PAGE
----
Recently in my country there was a jail break, whereby 3 prisoners managed to escape with weapons and ammunition, rightly deemed armed and dangerous. There was a shooting near the hospital, and a police officer tragically lost his life. Working in the town myself, we were advised to leave the town and find somewhere safe; we left work early. A lot of hubbub surfaced surrounding the incident and having the anniversary of the attempted coup on our country just round the corner, (this was yesterday actually) there was a lot of reflection going on, and to say the least, we find that us in Trinidad and Tobago have a lot to work on.
This morning, there was a man begging in the street. Quite audaciously, if I do say so myself. From the information I gathered, he was in need of money to buy breakfast. Looking on from a distance, i could see passers by ignoring his flouncing appeals, jauntily waving around the one dollar that he did have at them. He wanted three dollars to purchase some doubles; a food native to our country. i had no change, so I just passed on a ten to him, and the jubilation of his gift resounded in my ears as I casually walked off. He shouted how he could get something to drink too, and I chuckled internally.
Now I have no idea of the situation that he was in, and whether he really needed the money anyway, but I still wanted to give it to him. As I walked, I recalled an instance in the Bible where Jesus was saying that when people ask things of you, to go beyond the call of duty. In retrospect of the world that we live in, and even in light of the body of Christ today, in my opinion, we suffer from a mentality that if it’s not to do with us, that we shouldn’t be bothered by it. We are not doing on to others as we would want them to do unto us. What if it was me who was hungry and begging in the street? I’d be very grateful to the guy that gave me ten dollars when I asked for three.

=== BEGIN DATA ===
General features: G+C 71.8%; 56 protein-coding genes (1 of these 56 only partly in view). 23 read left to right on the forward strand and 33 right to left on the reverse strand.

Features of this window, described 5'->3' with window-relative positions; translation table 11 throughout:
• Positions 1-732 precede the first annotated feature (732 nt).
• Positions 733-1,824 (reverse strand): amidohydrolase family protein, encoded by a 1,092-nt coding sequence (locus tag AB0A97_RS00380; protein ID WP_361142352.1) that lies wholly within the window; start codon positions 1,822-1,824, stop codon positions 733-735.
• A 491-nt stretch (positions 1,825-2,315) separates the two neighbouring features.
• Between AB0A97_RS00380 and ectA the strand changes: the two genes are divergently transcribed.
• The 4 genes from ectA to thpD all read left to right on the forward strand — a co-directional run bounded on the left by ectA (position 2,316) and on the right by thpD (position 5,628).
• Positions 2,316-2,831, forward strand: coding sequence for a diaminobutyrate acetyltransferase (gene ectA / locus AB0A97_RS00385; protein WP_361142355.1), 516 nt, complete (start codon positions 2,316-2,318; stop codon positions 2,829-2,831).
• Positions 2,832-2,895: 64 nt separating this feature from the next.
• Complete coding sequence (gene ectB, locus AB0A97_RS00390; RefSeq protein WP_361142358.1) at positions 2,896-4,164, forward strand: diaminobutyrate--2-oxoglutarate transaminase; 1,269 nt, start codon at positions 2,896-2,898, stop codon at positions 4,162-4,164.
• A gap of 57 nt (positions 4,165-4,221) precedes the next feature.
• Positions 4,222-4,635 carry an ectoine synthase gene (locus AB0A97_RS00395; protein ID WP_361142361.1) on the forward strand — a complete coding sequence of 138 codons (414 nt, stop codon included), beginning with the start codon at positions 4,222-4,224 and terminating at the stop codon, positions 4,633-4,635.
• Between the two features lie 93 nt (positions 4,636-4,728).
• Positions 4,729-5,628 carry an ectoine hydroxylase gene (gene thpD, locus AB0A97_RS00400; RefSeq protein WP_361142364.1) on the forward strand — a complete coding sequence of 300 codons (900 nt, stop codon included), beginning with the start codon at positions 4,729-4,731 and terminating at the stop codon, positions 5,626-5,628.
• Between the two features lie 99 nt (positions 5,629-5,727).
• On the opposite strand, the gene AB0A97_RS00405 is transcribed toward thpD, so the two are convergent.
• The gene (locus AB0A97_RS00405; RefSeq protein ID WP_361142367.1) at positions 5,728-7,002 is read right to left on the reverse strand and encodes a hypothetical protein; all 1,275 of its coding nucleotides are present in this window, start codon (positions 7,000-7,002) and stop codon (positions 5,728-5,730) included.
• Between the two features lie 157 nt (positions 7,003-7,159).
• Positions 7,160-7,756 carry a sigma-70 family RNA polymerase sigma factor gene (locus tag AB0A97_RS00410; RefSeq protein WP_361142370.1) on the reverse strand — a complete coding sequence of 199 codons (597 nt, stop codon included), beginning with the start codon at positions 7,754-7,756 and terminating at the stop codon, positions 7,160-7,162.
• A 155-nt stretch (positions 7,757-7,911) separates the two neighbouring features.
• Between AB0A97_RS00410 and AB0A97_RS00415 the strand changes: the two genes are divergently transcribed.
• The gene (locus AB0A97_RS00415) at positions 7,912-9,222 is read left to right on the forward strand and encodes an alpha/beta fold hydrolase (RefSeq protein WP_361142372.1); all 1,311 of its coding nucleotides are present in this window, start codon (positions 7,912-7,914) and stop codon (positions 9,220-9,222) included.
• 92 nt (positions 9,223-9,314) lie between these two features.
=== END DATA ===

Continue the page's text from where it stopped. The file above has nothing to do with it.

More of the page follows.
As human beings, as much as we hate to admit it, we need each other to survive. The very foundations of our culture were built by those who have gone on before us. Without them, we’d have no electricity; no social media, no awesomesauce recipe for fried chicken that our grandmother came up with, no clothes… life as we know it would be impossible. Some of the most successful businesses today are corporate entities, dependent on shareholders for funding. They engage in networking, and focus on employee diversity to have many different perspectives on creating innovative solutions to everyday problems. Collectively, we thrive; isolated, we die.
Why is it then that we refuse to be our brother’s keeper and love our neighbors as ourselves?
I firmly believe that if we were to as a people and a nation seek the interest of all as opposed to selfishly seeking our own, we’d be a force to be reckoned with. Until then, we’d just continue to live on with this ailment that cannot go away unless we want to to.